Let there be no doubt. Free speech and free expression is absolutely vital, essential for the progress of humanity. And for the progress of any civilisation. Once the Church locked away a man who believed the earth was round. Wanted to impede the progress of science by imposing a doctrine that was not true. Science would not even get started without free speech. We need to be able to criticise and debate freely in order to learn.

We are facing a monster right now and I say that monster is not Islam, my brothers, my sister, cousins, parents and grandparents are all muslim, and they are – at least the last time I looked - not monsters. They are not monsters. They are not monsters.

We are facing a monster right now and that Monster is Fear. Right now we are being made to feel frightened. And it is a natural human tendency when we are frightened to single out another to humilate or degrade in order to improve our own situation. A natural human tendency but one that we must try to resist at all costs.

This time last year US officials seized a - document sent by an Al-Qaida carrier, which referred to igniting religious hatred and strife between Sunnis and Shias and exploiting other divisions. It implied a well organised drive masterminded by an established terrorist network aimed at rendering Iraq ungovernable once coalition forces are withdrawn. At the same time another agenda to remove individual liberties and fundamental freedoms is taking place right now under the label of protecting us from terrorism. ID Cards, The Police and Justice Bill, the Legislatory Reform Act. All under the rubric of “anti-Terror.”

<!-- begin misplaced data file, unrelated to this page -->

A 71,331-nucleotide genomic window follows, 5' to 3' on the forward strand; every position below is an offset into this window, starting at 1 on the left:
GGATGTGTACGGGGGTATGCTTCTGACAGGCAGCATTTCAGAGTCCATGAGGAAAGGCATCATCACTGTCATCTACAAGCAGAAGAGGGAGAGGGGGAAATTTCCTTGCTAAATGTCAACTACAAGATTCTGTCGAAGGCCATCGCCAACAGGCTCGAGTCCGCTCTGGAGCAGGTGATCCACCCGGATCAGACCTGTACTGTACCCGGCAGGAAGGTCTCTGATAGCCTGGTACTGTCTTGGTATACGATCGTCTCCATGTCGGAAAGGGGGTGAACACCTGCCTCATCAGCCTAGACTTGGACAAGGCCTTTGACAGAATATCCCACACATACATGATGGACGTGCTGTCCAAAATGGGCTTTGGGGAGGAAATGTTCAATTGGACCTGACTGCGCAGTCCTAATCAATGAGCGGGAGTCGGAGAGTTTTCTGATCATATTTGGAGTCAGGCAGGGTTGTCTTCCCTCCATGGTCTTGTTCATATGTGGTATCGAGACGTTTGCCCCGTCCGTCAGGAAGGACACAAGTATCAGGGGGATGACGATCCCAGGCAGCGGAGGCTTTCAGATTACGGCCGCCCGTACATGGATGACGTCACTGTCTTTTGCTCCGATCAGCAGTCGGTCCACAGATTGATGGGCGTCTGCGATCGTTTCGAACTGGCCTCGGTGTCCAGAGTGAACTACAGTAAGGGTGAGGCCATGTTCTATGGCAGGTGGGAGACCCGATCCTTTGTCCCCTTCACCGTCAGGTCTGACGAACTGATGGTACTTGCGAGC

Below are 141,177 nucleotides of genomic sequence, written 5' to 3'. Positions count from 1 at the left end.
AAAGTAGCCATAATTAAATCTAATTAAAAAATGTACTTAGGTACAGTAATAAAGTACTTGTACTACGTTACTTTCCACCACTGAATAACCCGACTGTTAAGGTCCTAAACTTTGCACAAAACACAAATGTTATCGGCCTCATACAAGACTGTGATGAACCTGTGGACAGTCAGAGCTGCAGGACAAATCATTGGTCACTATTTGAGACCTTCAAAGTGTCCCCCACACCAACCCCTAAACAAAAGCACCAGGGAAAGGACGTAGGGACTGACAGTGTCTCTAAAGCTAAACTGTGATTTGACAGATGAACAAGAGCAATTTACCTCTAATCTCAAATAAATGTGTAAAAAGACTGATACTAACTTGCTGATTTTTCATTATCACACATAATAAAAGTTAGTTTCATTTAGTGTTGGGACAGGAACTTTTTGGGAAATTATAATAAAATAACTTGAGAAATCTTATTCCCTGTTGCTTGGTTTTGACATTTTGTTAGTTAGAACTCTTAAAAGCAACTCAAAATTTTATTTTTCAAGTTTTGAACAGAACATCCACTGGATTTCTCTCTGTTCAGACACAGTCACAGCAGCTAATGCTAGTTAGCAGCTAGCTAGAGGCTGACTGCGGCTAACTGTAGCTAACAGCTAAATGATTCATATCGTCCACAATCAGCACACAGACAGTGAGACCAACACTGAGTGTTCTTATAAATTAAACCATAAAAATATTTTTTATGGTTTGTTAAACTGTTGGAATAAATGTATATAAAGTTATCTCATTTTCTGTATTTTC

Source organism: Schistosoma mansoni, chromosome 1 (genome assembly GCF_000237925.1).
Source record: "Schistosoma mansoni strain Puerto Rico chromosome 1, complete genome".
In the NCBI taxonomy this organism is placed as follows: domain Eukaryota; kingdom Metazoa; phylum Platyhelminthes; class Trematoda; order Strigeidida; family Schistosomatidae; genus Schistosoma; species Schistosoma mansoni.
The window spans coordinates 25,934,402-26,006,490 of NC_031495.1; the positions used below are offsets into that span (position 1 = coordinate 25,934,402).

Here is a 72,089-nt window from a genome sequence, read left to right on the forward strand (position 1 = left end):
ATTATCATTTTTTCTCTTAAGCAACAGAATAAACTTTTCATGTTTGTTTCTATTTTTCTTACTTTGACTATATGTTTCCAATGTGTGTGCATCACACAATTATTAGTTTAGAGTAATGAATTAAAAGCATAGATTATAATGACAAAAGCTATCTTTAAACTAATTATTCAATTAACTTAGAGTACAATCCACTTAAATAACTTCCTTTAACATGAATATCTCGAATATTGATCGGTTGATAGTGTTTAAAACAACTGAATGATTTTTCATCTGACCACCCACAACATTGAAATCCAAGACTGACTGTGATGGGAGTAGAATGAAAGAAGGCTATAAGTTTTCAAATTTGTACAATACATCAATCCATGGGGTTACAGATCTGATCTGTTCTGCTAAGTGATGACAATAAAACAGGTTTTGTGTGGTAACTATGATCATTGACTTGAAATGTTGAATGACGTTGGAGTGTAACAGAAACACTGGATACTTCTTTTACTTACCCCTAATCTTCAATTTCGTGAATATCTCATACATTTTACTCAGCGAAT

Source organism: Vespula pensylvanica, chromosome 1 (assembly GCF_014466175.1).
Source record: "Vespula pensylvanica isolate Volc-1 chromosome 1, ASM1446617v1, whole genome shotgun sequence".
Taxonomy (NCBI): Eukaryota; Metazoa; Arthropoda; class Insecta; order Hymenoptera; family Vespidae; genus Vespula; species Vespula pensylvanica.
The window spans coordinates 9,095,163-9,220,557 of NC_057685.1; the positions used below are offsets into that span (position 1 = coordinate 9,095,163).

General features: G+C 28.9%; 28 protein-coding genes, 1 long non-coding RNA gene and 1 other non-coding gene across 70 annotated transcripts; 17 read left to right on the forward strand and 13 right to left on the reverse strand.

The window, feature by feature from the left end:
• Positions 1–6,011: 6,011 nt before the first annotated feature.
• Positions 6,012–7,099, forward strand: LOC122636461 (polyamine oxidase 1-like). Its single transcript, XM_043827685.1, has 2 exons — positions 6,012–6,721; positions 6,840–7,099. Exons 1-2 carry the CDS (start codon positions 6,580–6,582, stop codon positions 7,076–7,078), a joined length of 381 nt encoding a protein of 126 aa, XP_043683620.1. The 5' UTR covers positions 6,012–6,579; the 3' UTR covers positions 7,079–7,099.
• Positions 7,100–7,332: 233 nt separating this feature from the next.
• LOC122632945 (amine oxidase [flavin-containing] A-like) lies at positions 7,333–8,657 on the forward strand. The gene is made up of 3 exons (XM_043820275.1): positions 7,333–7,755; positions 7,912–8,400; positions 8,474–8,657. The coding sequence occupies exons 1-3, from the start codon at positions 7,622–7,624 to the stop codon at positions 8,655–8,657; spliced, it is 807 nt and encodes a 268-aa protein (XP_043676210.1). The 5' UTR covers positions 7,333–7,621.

We must not allow these forces to use us – to exploit our –disagreements –in their attempts to bring about a revolution through fear, -violence, or oppression. That was how change was brought about in the world of yesterday – and we will not allow it to become the world of tomorrow. What we need today is men and women who will ask – what will happen to humanity if I don’t help? To overcome our differences, to dispel our fears, we must dedicate ourselves to the goal of freedom. There now remains the rest of the world, whose support and whose cooperation in this is needed and - honesty sought.

However – Let those who would shatter peace, who would spill more blood, be aware that we, who are gathered here today, and others who will join us tomorrow, will vigorously wage peace. It has been said, and I quote, "Peace has one thing in common with its enemy, with the fiend of battles, with war; peace is active, not passive; peace is doing, not waiting; peace is attacking; peace plans its strategy and encircles the enemy; peace gathers its weapons and pierces the defence; peace, like war, is waged."

In the Holy Koran, we read: "But if the enemy incline towards peace, do also incline towards peace, and trust in Allah; for He is the One that hears and knows all things."
So let us now lay aside hostility, fear, and aggression. Let us now reward all those who hunger for freedom and democracy in the world. Let us now, and from this point forward, allow our people the freedom to express their fears and their criticisms in security and dignity. Let us now enjoy the adventure of becoming fully human, fully neighbours, fully brothers and sisters. We pray, we pray together that these dreams will come true. I believe they will. Thank you very much.